Chess is a challenging game that requires great mental effort to succeed in at the higher levels.

To make sense of the people who play this perplexing game, non-chess players can use shortcuts to make sense of chess players through stereotyping. These people may ask themselves, “What kind of person spends his or her weekends hunched over a chess board rather than having fun?”

I have heard many stereotypes for chess players over my more than 10 years as a tournament chess player: nerdy, intellectual, socially awkward, quirky, quiet, and crazy.

Before we look at these stereotypes, let’s see what it takes to succeed at just one chess game. First, one needs to learn how to play. Let’s assume one has the rules memorized. Winning at chess requires learning how to open the game while navigating a battlefield with pieces scattered over the 64 squares.

In the middle game, a player utilizes strategies and tactics to disarm the opponent while being aware of constant dangers. Games conclude in the endgame by grinding out confusing positions where the tiniest inaccuracy can shift circumstances in an opponent’s favor.

In a game riddled with complex choices, it makes sense that the people who are drawn to the game often are intellectual types. It certainly helps to be quiet and introverted when you’re playing a game completely in your own head. In chess, studying often is needed to improve, and people who are considered studious usually excel at that activity.

It becomes clear that chess draws players who are already inclined to be intelligent. But does chess affect personalities? While this is just opinion, I would say that chess does indeed influence personalities.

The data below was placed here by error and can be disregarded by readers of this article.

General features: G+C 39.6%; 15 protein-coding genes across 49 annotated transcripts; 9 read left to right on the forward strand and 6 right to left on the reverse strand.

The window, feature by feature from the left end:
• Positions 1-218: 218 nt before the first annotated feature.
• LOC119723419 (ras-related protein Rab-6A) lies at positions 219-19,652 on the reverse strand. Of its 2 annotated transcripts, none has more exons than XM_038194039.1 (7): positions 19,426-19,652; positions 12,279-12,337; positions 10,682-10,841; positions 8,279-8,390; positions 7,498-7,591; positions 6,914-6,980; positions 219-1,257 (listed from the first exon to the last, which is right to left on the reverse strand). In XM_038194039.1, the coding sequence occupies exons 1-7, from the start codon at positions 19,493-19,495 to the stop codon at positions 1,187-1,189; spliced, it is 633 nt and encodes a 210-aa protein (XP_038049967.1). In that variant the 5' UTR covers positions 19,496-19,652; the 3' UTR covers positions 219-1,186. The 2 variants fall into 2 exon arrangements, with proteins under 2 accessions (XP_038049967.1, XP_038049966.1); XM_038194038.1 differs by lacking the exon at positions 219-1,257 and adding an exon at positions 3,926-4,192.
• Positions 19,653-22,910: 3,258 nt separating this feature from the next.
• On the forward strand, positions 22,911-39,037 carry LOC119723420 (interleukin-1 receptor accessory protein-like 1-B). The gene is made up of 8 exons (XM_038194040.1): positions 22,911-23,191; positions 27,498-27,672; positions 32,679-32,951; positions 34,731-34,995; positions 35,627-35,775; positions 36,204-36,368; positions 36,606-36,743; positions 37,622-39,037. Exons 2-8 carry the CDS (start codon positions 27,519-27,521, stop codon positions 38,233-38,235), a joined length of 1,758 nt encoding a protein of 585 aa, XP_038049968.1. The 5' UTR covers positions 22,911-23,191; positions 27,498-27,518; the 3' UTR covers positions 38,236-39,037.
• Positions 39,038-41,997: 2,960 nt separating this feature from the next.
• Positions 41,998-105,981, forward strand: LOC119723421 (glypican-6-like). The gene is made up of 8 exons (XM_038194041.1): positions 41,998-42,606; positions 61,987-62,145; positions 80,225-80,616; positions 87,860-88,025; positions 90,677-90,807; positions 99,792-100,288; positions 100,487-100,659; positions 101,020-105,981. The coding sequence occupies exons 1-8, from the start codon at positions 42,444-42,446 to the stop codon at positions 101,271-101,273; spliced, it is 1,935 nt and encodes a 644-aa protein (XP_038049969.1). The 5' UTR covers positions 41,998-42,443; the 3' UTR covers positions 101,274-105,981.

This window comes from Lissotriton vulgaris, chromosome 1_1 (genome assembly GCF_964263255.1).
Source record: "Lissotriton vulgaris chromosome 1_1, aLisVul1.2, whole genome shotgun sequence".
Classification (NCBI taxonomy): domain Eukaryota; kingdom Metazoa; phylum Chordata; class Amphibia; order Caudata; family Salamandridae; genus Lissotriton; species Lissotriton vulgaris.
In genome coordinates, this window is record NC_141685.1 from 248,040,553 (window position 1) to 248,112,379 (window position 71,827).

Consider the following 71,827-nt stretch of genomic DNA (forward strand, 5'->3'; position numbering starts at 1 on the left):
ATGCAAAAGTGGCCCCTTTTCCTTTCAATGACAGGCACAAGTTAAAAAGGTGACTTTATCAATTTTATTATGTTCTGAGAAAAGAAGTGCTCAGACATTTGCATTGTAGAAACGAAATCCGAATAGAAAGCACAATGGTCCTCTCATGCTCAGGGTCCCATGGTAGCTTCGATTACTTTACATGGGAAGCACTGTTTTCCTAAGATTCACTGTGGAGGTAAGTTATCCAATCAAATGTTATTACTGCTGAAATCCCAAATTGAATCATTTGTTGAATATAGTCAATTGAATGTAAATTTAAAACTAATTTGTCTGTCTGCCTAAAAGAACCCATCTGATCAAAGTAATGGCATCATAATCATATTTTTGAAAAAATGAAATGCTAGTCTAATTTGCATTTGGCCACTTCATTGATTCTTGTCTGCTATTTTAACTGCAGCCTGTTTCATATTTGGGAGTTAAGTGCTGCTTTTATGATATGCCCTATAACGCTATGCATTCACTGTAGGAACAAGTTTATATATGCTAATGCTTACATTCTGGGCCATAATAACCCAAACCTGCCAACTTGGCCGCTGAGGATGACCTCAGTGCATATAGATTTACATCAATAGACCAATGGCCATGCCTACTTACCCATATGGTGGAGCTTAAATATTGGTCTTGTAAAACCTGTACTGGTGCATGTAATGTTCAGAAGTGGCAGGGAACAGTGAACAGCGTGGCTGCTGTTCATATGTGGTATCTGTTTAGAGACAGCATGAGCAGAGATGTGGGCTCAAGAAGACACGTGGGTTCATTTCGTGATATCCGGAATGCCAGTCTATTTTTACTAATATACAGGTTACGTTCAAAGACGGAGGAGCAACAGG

From personal experience, I became quirkier from spending hours upon hours (probably around 10,000 over 10 years) staring at a black and white checkered board and 32 pieces. When I look at the chessboard, I don’t see what the non-chess player sees: I imagine all the possibilities and unique variations that are about to occur. I remember crushing losses and fulfilling victories. Even looking at a board brings back old emotions from various times in my life.

As a result of thinking so much during chess, I now over-analyze nearly everything. Going to chess tournaments rather than friends’ houses on weekends made me a bit more socially awkward at times. For instance, during college I got very nervous and quiet when meeting new people because I had less experience getting to know new people during high school and middle school. Just as I look for the perfect move in chess, when I wrote college essays I spent way too much time searching for perfect phrasing.

However, chess definitely brings out positive personality traits as well. Spending so much time in my own mind helped me become more self-aware of tendencies in my thinking. I loved looking at initial chess moves without diving deeper into the variations. I did a lot of this surface analysis in real life as well: I loved making lists without following through.

That realization encouraged me to complete my goals more often. Studying chess trained me to study hard for tests in school even when I didn’t have any interest in the class. Trying to figure out the best moves in chess improved my creativity and decision-making. This carried over to decisions I made in my non-chess life.

Just like most activities, chess draws in a person with certain attributes, and then churns out a person who has new insights and ideas. I would never tell someone to avoid chess. Playing chess provides people with a way to use their minds, explore possibilities, and challenge themselves.

I highly recommend everyone play at least a few games of chess. As you play chess for a few days in a row, try to be aware of its positive and negative effects. I am confident there will be much more good than bad, and perhaps there will be no bad at all.